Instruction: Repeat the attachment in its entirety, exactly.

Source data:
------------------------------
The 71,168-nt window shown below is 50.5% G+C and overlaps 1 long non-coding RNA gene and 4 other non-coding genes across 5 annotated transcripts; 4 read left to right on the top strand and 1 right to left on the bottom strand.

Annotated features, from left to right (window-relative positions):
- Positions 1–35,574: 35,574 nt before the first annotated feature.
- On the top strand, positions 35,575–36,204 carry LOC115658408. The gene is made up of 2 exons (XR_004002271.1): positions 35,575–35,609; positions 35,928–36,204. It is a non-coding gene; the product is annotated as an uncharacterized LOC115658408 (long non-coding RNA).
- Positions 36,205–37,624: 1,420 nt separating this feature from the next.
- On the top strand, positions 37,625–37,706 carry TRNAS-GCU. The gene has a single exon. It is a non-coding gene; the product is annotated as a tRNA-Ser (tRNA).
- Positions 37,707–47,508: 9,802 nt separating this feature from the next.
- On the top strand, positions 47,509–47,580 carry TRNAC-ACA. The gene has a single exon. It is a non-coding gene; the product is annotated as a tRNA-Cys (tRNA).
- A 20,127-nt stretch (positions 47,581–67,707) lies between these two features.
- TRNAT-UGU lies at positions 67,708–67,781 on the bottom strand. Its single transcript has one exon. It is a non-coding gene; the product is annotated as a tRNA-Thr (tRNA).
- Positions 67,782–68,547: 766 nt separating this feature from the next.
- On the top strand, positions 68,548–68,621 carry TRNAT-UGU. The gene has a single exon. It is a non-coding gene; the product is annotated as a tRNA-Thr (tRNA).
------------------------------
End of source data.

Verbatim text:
The 71,168-nt window shown below is 50.5% G+C and overlaps 1 long non-coding RNA gene and 4 other non-coding genes across 5 annotated transcripts; 4 read left to right on the top strand and 1 right to left on the bottom strand.

Annotated features, from left to right (window-relative positions):
- Positions 1–35,574: 35,574 nt before the first annotated feature.
- On the top strand, positions 35,575–36,204 carry LOC115658408. The gene is made up of 2 exons (XR_004002271.1): positions 35,575–35,609; positions 35,928–36,204. It is a non-coding gene; the product is annotated as an uncharacterized LOC115658408 (long non-coding RNA).
- Positions 36,205–37,624: 1,420 nt separating this feature from the next.
- On the top strand, positions 37,625–37,706 carry TRNAS-GCU. The gene has a single exon. It is a non-coding gene; the product is annotated as a tRNA-Ser (tRNA).
- Positions 37,707–47,508: 9,802 nt separating this feature from the next.
- On the top strand, positions 47,509–47,580 carry TRNAC-ACA. The gene has a single exon. It is a non-coding gene; the product is annotated as a tRNA-Cys (tRNA).
- A 20,127-nt stretch (positions 47,581–67,707) lies between these two features.
- TRNAT-UGU lies at positions 67,708–67,781 on the bottom strand. Its single transcript has one exon. It is a non-coding gene; the product is annotated as a tRNA-Thr (tRNA).
- Positions 67,782–68,547: 766 nt separating this feature from the next.
- On the top strand, positions 68,548–68,621 carry TRNAT-UGU. The gene has a single exon. It is a non-coding gene; the product is annotated as a tRNA-Thr (tRNA).